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HILL 352

The Vietnam Veteran Memorial Fund (VVFM) posted an article on Facebook recently that caught my eye. And the reason it resonated with me was because I learned I had survived the deadliest week of the Vietnam War. The VVFM reported that May 5-11, 1968 was the worst week of the war with respect to losing soldiers to death and losing soldiers to the enemy as in missing in action.

I arrived in Vietnam in February 1968, and after a too short, cozy, stint with an engineering outfit in Cam Rahn Bay, I was reassigned to HHC 1/6th 198th Light Infantry Brigade, Americal Division. Shortly after my arrival with the 198th, Sergeant Webb prepared me for my departure out to the field and attached me to Charlie Company. He helped me decide what was to be placed in my ruck sack and he helped me pack up my medic’s bag. Everything I needed to help me survive in the field was put into my ruck sack and everything I had to try and save lives was put in my medic’s bag.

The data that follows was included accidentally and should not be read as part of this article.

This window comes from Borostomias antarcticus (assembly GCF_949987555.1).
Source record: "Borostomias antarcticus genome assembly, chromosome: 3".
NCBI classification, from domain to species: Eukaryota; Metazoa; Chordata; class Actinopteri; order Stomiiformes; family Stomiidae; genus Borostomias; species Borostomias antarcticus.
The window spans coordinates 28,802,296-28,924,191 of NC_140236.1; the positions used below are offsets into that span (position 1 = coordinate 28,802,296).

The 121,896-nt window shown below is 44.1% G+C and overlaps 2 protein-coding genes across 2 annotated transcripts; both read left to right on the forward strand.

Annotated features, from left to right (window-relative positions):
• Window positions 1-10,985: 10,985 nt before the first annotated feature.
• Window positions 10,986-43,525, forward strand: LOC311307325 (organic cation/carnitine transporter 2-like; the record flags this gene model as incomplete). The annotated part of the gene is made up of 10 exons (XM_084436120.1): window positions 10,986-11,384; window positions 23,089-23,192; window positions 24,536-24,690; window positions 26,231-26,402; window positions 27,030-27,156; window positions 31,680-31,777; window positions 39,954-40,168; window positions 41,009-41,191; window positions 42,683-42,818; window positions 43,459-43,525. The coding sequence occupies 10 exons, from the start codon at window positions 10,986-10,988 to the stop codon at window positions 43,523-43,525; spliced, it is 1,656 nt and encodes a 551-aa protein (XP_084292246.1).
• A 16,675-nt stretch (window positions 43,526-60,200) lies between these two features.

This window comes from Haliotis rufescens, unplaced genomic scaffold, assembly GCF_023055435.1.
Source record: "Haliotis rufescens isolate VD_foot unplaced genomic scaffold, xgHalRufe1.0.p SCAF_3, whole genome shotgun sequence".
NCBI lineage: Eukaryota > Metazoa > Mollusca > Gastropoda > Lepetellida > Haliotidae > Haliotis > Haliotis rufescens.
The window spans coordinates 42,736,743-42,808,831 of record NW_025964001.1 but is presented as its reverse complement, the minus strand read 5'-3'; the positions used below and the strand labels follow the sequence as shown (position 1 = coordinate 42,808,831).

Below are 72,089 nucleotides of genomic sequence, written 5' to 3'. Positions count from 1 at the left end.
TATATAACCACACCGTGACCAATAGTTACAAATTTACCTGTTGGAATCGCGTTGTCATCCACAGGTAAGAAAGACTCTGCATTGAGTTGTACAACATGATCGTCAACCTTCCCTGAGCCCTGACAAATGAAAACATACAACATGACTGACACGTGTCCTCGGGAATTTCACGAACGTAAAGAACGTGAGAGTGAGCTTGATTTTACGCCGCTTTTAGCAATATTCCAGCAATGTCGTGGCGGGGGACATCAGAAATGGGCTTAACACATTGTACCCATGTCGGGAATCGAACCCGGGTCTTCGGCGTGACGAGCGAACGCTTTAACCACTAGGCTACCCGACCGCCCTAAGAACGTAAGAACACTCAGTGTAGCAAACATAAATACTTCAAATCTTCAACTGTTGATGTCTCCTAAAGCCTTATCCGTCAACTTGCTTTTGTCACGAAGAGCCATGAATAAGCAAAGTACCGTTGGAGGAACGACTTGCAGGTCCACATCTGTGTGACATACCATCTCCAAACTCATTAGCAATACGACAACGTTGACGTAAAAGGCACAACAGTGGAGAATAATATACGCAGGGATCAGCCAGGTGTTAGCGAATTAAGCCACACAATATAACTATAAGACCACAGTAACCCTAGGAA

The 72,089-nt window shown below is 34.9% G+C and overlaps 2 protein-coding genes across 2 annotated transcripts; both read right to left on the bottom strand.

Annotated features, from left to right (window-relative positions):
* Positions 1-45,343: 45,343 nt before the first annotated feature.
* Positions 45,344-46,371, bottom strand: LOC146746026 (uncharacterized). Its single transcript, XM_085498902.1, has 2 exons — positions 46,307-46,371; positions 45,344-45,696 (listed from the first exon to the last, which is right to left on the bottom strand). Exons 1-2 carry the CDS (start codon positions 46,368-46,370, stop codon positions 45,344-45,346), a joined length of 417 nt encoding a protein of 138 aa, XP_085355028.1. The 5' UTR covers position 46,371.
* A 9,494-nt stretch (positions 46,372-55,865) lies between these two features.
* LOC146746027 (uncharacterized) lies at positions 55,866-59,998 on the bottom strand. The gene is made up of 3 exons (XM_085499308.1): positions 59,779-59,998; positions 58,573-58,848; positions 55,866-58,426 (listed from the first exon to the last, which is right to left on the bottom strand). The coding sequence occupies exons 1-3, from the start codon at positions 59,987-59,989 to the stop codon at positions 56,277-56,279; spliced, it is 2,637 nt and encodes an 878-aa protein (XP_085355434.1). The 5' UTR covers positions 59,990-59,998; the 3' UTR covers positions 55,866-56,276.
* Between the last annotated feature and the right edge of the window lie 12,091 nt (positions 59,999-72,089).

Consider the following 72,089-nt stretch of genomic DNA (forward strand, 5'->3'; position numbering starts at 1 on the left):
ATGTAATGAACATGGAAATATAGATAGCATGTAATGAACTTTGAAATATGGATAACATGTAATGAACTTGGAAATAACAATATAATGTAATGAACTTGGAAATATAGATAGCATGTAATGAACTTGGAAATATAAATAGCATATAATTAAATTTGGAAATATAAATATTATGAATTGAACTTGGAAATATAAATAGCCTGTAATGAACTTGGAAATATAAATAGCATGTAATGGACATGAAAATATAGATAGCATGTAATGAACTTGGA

When I arrived out in the jungle by helicopter I reluctantly got off because I couldn’t see anyone on the ground. I did see yellow smoke but that didn’t mean anything to me at the time because nobody explained the landing to me. The yellow smoke grenade was thrown out into the clearing by American soldiers on the ground so the helicopter pilot knew where to land. The chopper touched down and the door gunners yelled for me to get off. I yelled back there’s nobody here. They yelled louder for me to get off. Against my better judgment, I got off and the chopper disappeared in the sky.

The yellow smoke cleared and American soldiers who had been hiding in the brush and thus camouflaged came out to greet me. First among them was Al Torsiello from Union, New Jersey who had arrived in country a few weeks before me. I met Al and then was introduced to Gene Lynch, Louie Panteleone, Ed McCracken, Daryl Herlocker, Bob Scott and several other guys who would become my second platoon mates. I was then introduced to the man who would be my supervisor Sergeant First Class Leroy Ferguson followed by my lieutenant Ernie Carrier and to the chief officer Captain Hurtado. I was told I would travel with Sgt. Ferguson, Lt. Carrier and radio operator Pye, but it was made clear I reported to Sgt. Ferguson.